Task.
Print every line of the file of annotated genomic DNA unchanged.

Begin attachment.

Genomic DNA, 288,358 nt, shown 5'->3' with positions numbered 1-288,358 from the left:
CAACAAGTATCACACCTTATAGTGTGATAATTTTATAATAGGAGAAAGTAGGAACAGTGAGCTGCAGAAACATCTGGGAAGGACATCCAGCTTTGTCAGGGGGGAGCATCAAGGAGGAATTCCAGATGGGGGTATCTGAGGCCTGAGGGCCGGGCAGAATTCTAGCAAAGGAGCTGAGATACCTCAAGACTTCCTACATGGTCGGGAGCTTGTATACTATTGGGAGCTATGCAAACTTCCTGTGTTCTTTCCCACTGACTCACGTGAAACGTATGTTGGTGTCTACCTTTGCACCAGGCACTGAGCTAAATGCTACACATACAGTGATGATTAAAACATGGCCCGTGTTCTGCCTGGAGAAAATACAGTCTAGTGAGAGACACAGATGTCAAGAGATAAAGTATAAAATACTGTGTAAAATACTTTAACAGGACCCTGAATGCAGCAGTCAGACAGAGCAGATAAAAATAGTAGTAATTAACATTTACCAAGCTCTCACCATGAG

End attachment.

Genomic DNA, 288,358 nt, shown 5'->3' with positions numbered 1-288,358 from the left:
CAACAAGTATCACACCTTATAGTGTGATAATTTTATAATAGGAGAAAGTAGGAACAGTGAGCTGCAGAAACATCTGGGAAGGACATCCAGCTTTGTCAGGGGGGAGCATCAAGGAGGAATTCCAGATGGGGGTATCTGAGGCCTGAGGGCCGGGCAGAATTCTAGCAAAGGAGCTGAGATACCTCAAGACTTCCTACATGGTCGGGAGCTTGTATACTATTGGGAGCTATGCAAACTTCCTGTGTTCTTTCCCACTGACTCACGTGAAACGTATGTTGGTGTCTACCTTTGCACCAGGCACTGAGCTAAATGCTACACATACAGTGATGATTAAAACATGGCCCGTGTTCTGCCTGGAGAAAATACAGTCTAGTGAGAGACACAGATGTCAAGAGATAAAGTATAAAATACTGTGTAAAATACTTTAACAGGACCCTGAATGCAGCAGTCAGACAGAGCAGATAAAAATAGTAGTAATTAACATTTACCAAGCTCTCACCATGAG